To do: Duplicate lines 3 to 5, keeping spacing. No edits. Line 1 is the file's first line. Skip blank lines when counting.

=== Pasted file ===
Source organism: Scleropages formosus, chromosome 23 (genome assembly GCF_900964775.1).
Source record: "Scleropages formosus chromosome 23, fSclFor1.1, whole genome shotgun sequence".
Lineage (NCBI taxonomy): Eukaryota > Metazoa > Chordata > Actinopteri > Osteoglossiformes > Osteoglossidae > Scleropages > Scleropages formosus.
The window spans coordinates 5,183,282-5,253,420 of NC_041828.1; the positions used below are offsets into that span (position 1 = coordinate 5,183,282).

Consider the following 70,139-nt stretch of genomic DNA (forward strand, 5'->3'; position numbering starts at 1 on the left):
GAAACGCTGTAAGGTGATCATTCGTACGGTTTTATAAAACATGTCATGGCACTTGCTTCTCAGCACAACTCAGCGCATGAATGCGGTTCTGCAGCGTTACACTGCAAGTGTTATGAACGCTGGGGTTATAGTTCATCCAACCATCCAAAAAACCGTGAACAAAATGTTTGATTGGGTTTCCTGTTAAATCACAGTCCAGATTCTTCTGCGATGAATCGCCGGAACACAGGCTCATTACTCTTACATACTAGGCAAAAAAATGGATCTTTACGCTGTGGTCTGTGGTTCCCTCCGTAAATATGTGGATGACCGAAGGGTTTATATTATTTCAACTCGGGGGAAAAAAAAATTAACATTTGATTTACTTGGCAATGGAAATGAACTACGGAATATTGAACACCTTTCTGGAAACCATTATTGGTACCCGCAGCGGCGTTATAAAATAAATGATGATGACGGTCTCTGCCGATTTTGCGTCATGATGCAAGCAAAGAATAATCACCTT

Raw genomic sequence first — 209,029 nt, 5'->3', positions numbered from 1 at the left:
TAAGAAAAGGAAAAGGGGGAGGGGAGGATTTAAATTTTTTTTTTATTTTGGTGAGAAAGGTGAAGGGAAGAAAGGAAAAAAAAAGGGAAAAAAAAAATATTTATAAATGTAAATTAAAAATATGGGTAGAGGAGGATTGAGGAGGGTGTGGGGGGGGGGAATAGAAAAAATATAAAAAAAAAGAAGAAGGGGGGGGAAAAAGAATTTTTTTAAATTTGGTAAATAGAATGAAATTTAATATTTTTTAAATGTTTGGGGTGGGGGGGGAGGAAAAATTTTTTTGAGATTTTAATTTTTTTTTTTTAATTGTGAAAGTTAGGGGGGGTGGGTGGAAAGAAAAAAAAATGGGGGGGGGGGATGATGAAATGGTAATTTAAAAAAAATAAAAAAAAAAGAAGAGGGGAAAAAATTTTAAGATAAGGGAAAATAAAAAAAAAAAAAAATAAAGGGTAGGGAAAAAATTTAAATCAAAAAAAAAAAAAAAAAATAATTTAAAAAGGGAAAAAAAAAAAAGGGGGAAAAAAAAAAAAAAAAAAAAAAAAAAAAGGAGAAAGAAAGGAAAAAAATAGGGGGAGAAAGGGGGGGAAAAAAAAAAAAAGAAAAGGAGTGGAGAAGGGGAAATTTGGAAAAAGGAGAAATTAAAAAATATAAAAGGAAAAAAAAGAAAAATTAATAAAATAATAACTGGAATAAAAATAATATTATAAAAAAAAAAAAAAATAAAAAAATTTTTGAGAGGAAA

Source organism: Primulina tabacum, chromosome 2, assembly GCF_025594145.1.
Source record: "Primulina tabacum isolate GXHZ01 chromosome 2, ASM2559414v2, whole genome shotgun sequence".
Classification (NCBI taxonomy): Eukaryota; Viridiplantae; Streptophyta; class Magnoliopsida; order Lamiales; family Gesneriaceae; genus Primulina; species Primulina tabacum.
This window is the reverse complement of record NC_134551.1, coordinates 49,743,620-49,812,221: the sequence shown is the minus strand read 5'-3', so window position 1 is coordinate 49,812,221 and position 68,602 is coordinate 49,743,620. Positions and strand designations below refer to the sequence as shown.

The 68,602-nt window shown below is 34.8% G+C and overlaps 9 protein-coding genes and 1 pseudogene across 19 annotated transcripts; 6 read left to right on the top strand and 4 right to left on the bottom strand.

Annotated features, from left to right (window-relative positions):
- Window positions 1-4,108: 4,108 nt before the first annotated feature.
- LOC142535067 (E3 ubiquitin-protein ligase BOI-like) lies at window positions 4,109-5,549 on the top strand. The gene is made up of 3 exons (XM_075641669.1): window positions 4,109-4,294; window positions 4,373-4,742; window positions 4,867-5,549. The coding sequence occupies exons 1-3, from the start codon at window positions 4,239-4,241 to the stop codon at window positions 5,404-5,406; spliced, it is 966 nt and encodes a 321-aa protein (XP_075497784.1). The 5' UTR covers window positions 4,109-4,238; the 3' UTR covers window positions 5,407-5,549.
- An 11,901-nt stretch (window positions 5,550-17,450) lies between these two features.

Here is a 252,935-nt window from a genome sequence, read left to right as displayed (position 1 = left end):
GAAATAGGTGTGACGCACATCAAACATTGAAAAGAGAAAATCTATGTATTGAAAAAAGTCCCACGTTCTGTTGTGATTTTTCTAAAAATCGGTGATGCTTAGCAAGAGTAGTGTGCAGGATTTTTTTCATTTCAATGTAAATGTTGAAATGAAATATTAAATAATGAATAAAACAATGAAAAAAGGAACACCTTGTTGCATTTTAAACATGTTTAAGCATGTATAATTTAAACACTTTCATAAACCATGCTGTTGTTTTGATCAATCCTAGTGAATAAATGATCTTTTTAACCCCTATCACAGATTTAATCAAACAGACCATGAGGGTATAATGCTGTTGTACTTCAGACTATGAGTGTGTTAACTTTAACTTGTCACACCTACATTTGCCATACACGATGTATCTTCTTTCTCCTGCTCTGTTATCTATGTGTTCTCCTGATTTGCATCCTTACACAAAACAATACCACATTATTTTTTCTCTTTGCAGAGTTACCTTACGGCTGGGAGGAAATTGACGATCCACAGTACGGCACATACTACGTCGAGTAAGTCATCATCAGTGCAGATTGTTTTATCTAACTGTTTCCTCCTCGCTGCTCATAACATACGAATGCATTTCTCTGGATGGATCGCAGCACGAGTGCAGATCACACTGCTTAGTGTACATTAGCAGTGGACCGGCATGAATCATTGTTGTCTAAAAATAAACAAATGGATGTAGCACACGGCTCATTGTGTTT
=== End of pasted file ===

Lineage (NCBI taxonomy): Eukaryota > Metazoa > Chordata > Actinopteri > Osteoglossiformes > Osteoglossidae > Scleropages > Scleropages formosus.
The window spans coordinates 5,183,282-5,253,420 of NC_041828.1; the positions used below are offsets into that span (position 1 = coordinate 5,183,282).

Consider the following 70,139-nt stretch of genomic DNA (forward strand, 5'->3'; position numbering starts at 1 on the left):